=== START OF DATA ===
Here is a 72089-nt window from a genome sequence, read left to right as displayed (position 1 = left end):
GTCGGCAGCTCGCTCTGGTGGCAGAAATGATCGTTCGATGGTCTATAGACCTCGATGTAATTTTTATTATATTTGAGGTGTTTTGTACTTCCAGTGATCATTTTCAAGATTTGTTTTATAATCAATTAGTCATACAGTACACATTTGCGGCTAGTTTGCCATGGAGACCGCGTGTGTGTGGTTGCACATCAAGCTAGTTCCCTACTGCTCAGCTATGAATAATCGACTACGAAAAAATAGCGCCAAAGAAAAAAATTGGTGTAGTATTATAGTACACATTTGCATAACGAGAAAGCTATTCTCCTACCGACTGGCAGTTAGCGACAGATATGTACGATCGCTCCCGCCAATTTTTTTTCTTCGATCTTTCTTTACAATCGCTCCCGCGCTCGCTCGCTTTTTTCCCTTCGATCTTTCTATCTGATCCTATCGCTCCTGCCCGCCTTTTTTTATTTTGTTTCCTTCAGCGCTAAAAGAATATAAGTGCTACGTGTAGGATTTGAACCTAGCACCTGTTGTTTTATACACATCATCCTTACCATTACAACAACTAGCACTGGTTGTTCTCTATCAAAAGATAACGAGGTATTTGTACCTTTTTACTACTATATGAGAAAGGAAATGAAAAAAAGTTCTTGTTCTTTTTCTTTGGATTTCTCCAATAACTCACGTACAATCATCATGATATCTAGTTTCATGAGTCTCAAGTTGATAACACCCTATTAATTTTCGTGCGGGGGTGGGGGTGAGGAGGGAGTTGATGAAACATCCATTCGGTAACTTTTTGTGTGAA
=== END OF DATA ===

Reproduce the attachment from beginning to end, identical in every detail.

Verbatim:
Here is a 72089-nt window from a genome sequence, read left to right as displayed (position 1 = left end):
GTCGGCAGCTCGCTCTGGTGGCAGAAATGATCGTTCGATGGTCTATAGACCTCGATGTAATTTTTATTATATTTGAGGTGTTTTGTACTTCCAGTGATCATTTTCAAGATTTGTTTTATAATCAATTAGTCATACAGTACACATTTGCGGCTAGTTTGCCATGGAGACCGCGTGTGTGTGGTTGCACATCAAGCTAGTTCCCTACTGCTCAGCTATGAATAATCGACTACGAAAAAATAGCGCCAAAGAAAAAAATTGGTGTAGTATTATAGTACACATTTGCATAACGAGAAAGCTATTCTCCTACCGACTGGCAGTTAGCGACAGATATGTACGATCGCTCCCGCCAATTTTTTTTCTTCGATCTTTCTTTACAATCGCTCCCGCGCTCGCTCGCTTTTTTCCCTTCGATCTTTCTATCTGATCCTATCGCTCCTGCCCGCCTTTTTTTATTTTGTTTCCTTCAGCGCTAAAAGAATATAAGTGCTACGTGTAGGATTTGAACCTAGCACCTGTTGTTTTATACACATCATCCTTACCATTACAACAACTAGCACTGGTTGTTCTCTATCAAAAGATAACGAGGTATTTGTACCTTTTTACTACTATATGAGAAAGGAAATGAAAAAAAGTTCTTGTTCTTTTTCTTTGGATTTCTCCAATAACTCACGTACAATCATCATGATATCTAGTTTCATGAGTCTCAAGTTGATAACACCCTATTAATTTTCGTGCGGGGGTGGGGGTGAGGAGGGAGTTGATGAAACATCCATTCGGTAACTTTTTGTGTGAA